Earlier this year the Office for National Statistics reported that the proportion spent online soared to the highest on record in April 2020 at 30.7%. Just to put that into perspective the proportion of online retail sales before the pandemic in February 2020 was just 19.7%.
That seems like an ok figure I hear you say… particularly when all of the shops were closed during lockdown.
But, and there is a big but, this has also led to an increase in counterfeit products being offered for sale online. Electrical Safety First reported that almost one in four Britons have purchased an electrical product online, sold by a thirdparty seller that was advertised as genuine, only to discover the product was counterfeit.
Counterfeiting doesn’t just affect retail markets and certainly isn’t limited to products such as hair straighteners and expensive electronic goods. In fact, only this week I received a media briefing about counterfeit tools being offered for sale – the issue is currently under investigation.
It is costing the electrical industry millions of pounds every year and is threatening the livelihood of people like you on a daily basis. A lot of work has already been carried out by a number of industry bodies who are active in many countries around the world to stem the supply of counterfeit products into the UK. But the fact remains that it is up to everyone to do their bit because working together as an industry is the only way that we can hope to stamp out this practice for good.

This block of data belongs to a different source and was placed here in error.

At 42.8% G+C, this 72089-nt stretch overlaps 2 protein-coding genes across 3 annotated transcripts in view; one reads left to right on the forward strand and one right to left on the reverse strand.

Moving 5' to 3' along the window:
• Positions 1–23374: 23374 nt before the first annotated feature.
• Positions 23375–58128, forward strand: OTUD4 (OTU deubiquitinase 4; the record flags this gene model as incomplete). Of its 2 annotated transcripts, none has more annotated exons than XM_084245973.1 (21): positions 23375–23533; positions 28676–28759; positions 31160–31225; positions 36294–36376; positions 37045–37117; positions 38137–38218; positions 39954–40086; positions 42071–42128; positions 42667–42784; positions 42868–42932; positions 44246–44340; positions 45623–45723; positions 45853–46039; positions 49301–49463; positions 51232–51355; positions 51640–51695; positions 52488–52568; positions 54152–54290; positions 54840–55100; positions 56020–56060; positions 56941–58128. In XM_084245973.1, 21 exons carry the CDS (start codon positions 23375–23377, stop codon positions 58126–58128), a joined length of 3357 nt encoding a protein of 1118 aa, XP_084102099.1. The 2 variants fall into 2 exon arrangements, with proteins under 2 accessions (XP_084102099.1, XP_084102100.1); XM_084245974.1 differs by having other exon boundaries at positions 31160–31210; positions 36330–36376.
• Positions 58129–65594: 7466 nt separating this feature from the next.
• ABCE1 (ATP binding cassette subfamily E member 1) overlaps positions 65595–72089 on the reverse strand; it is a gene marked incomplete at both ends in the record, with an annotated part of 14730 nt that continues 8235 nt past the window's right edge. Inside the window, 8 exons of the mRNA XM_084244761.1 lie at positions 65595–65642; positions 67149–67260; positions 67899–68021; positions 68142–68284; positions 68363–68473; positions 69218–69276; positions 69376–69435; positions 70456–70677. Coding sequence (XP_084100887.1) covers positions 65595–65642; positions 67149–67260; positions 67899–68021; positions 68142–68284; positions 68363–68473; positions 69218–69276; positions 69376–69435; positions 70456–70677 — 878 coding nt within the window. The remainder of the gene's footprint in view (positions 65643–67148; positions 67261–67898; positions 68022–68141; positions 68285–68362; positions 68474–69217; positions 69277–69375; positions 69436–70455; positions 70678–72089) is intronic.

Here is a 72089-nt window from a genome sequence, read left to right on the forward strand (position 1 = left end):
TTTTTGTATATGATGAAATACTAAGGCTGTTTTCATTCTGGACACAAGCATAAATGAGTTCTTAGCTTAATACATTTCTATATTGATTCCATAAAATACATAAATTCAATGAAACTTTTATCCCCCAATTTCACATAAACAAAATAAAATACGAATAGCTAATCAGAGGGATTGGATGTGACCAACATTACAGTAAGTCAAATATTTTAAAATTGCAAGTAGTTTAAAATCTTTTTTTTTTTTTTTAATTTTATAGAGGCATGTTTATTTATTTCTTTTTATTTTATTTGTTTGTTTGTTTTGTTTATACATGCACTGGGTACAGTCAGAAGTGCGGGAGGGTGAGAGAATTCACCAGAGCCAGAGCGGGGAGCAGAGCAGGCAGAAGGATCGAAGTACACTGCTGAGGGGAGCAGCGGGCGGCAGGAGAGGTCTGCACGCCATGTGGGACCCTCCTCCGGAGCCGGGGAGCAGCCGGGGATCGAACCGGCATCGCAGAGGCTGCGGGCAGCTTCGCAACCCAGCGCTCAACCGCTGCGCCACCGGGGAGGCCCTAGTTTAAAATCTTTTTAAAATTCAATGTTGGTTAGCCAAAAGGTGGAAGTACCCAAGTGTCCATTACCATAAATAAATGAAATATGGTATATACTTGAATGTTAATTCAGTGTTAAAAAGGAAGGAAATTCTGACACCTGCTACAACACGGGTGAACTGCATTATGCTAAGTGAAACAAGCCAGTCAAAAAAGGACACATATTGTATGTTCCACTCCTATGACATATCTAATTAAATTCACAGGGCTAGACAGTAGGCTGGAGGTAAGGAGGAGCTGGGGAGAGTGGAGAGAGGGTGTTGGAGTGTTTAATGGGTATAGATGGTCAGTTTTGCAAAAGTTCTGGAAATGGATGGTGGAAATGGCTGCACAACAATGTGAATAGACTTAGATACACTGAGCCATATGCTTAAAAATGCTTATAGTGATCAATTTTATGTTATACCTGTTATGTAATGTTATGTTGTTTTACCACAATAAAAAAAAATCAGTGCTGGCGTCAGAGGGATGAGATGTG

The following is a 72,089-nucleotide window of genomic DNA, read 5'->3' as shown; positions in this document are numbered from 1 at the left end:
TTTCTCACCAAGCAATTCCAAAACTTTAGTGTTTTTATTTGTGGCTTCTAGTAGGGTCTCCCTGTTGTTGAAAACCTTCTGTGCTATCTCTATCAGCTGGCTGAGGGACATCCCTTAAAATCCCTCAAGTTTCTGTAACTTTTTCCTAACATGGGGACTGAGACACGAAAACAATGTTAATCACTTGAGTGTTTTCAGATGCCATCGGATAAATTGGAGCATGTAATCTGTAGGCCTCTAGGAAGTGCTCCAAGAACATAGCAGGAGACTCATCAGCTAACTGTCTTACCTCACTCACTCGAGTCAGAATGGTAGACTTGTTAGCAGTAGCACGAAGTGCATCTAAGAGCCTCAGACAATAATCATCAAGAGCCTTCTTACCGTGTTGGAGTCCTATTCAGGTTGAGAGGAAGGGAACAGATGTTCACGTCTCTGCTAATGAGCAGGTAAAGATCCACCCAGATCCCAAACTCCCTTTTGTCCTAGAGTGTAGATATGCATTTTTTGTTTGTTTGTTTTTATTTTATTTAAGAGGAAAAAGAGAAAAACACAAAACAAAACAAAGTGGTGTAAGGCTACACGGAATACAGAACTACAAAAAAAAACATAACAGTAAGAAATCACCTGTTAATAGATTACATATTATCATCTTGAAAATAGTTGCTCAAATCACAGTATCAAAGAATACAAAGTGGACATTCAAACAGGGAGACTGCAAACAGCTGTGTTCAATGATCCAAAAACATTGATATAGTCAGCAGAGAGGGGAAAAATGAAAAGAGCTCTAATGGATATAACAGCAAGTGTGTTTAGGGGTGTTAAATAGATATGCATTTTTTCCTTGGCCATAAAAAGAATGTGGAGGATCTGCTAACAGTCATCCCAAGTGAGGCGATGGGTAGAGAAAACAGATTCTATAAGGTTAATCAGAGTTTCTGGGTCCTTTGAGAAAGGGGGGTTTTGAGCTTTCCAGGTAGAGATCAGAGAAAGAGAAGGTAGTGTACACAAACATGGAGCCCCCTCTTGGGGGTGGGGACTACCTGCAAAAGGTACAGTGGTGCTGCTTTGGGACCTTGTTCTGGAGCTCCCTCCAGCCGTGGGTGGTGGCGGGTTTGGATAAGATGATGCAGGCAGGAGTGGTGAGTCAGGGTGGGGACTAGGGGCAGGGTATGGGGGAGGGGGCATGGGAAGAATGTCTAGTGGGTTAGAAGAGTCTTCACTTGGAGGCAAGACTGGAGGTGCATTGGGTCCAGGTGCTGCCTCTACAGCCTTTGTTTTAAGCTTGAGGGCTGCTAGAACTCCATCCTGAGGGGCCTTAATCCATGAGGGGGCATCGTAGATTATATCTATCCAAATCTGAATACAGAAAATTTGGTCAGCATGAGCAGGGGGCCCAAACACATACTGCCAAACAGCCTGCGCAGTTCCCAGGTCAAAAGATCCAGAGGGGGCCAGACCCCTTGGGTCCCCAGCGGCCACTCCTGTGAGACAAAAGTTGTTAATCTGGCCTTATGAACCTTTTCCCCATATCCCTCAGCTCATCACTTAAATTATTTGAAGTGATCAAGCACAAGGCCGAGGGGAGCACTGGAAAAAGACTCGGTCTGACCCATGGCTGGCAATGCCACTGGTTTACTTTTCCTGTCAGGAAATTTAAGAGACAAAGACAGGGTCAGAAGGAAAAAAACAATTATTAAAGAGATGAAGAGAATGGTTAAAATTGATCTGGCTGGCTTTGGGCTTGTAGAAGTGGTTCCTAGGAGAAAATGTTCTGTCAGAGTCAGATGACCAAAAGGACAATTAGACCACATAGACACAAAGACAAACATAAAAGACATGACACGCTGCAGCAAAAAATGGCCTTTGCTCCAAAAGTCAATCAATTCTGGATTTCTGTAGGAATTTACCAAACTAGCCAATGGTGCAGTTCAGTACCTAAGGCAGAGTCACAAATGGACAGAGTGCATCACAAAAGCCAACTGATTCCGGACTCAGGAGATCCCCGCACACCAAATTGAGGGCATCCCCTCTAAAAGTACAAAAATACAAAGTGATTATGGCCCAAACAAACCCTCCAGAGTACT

If a product looks too good to be true then the chances are that it probably is, which is why you need to be on the look out for products which arouse your suspicion.
The electrical industry spends a huge amount of time safeguarding their intellectual property and by doing so they are ensuring that the products supplied to the industry do exactly what they should and don’t come with any nasty surprises. The increasing number of counterfeit products which are entering the market are however undermining this professionalism.
Unfortunately online marketplaces make it easy for counterfeit goods to make their way onto the market and as more and more trade moves online we need to be ever more vigilant.
The message is therefore that we all need to work together. It isn’t enough to think that it is someone else’s problem, because we all have a responsibility to ensure that the products on the market are fit for purpose. The manufacturers are doing their bit to safeguard their products but you also have a responsibility to ensure that the products which you stock come from a source that you can trust.
This isn’t just the latest bandwagon for us all the jump on – it’s serious, and it’s time for us all to act.
See you next month – Tracey Rushton-Thorpe Editor
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